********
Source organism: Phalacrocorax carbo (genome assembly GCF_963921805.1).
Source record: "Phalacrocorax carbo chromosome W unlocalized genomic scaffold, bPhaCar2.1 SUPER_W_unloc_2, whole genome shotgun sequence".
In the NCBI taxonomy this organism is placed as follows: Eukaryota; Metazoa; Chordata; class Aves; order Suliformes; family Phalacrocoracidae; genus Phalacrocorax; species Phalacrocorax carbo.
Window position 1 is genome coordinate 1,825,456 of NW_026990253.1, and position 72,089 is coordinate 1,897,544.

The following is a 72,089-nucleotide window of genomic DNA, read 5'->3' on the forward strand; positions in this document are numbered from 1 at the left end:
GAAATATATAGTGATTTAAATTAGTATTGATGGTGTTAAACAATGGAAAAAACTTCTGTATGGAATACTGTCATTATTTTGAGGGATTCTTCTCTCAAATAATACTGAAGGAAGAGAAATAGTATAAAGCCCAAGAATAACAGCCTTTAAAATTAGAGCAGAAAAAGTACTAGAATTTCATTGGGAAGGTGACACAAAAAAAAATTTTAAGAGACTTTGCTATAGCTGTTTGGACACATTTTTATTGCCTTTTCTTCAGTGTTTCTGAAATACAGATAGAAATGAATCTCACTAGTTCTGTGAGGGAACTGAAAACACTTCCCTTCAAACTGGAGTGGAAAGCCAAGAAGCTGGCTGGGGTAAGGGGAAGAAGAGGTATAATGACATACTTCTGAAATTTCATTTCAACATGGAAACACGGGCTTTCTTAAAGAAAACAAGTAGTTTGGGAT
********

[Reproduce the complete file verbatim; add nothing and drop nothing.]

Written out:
Source organism: Phalacrocorax carbo (genome assembly GCF_963921805.1).
Source record: "Phalacrocorax carbo chromosome W unlocalized genomic scaffold, bPhaCar2.1 SUPER_W_unloc_2, whole genome shotgun sequence".
In the NCBI taxonomy this organism is placed as follows: Eukaryota; Metazoa; Chordata; class Aves; order Suliformes; family Phalacrocoracidae; genus Phalacrocorax; species Phalacrocorax carbo.
Window position 1 is genome coordinate 1,825,456 of NW_026990253.1, and position 72,089 is coordinate 1,897,544.

The following is a 72,089-nucleotide window of genomic DNA, read 5'->3' on the forward strand; positions in this document are numbered from 1 at the left end:
GAAATATATAGTGATTTAAATTAGTATTGATGGTGTTAAACAATGGAAAAAACTTCTGTATGGAATACTGTCATTATTTTGAGGGATTCTTCTCTCAAATAATACTGAAGGAAGAGAAATAGTATAAAGCCCAAGAATAACAGCCTTTAAAATTAGAGCAGAAAAAGTACTAGAATTTCATTGGGAAGGTGACACAAAAAAAAATTTTAAGAGACTTTGCTATAGCTGTTTGGACACATTTTTATTGCCTTTTCTTCAGTGTTTCTGAAATACAGATAGAAATGAATCTCACTAGTTCTGTGAGGGAACTGAAAACACTTCCCTTCAAACTGGAGTGGAAAGCCAAGAAGCTGGCTGGGGTAAGGGGAAGAAGAGGTATAATGACATACTTCTGAAATTTCATTTCAACATGGAAACACGGGCTTTCTTAAAGAAAACAAGTAGTTTGGGAT